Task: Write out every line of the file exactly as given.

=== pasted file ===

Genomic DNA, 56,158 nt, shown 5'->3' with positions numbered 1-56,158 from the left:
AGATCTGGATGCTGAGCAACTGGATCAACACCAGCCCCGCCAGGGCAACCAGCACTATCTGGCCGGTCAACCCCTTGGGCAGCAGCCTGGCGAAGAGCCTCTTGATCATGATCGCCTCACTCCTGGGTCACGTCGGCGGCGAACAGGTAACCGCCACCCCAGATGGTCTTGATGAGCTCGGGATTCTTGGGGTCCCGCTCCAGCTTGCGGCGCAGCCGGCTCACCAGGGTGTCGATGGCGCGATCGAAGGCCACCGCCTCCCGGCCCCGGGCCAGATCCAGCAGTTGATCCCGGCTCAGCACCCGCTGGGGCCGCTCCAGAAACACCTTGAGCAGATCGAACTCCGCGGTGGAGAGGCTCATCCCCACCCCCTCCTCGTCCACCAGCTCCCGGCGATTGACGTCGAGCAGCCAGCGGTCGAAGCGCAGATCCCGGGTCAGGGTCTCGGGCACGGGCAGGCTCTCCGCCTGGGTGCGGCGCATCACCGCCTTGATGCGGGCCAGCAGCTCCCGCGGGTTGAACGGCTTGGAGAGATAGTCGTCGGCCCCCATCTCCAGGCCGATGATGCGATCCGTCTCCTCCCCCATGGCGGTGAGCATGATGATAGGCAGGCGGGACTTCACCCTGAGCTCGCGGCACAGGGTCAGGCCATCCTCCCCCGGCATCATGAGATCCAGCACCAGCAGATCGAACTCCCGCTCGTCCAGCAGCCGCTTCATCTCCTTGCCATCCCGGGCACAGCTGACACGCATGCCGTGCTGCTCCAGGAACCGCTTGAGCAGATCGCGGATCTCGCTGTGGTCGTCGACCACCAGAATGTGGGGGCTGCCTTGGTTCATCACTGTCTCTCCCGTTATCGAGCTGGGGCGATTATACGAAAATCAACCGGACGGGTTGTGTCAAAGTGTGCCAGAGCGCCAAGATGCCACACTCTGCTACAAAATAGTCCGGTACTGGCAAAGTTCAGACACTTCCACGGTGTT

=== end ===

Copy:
Genomic DNA, 56,158 nt, shown 5'->3' with positions numbered 1-56,158 from the left:
AGATCTGGATGCTGAGCAACTGGATCAACACCAGCCCCGCCAGGGCAACCAGCACTATCTGGCCGGTCAACCCCTTGGGCAGCAGCCTGGCGAAGAGCCTCTTGATCATGATCGCCTCACTCCTGGGTCACGTCGGCGGCGAACAGGTAACCGCCACCCCAGATGGTCTTGATGAGCTCGGGATTCTTGGGGTCCCGCTCCAGCTTGCGGCGCAGCCGGCTCACCAGGGTGTCGATGGCGCGATCGAAGGCCACCGCCTCCCGGCCCCGGGCCAGATCCAGCAGTTGATCCCGGCTCAGCACCCGCTGGGGCCGCTCCAGAAACACCTTGAGCAGATCGAACTCCGCGGTGGAGAGGCTCATCCCCACCCCCTCCTCGTCCACCAGCTCCCGGCGATTGACGTCGAGCAGCCAGCGGTCGAAGCGCAGATCCCGGGTCAGGGTCTCGGGCACGGGCAGGCTCTCCGCCTGGGTGCGGCGCATCACCGCCTTGATGCGGGCCAGCAGCTCCCGCGGGTTGAACGGCTTGGAGAGATAGTCGTCGGCCCCCATCTCCAGGCCGATGATGCGATCCGTCTCCTCCCCCATGGCGGTGAGCATGATGATAGGCAGGCGGGACTTCACCCTGAGCTCGCGGCACAGGGTCAGGCCATCCTCCCCCGGCATCATGAGATCCAGCACCAGCAGATCGAACTCCCGCTCGTCCAGCAGCCGCTTCATCTCCTTGCCATCCCGGGCACAGCTGACACGCATGCCGTGCTGCTCCAGGAACCGCTTGAGCAGATCGCGGATCTCGCTGTGGTCGTCGACCACCAGAATGTGGGGGCTGCCTTGGTTCATCACTGTCTCTCCCGTTATCGAGCTGGGGCGATTATACGAAAATCAACCGGACGGGTTGTGTCAAAGTGTGCCAGAGCGCCAAGATGCCACACTCTGCTACAAAATAGTCCGGTACTGGCAAAGTTCAGACACTTCCACGGTGTT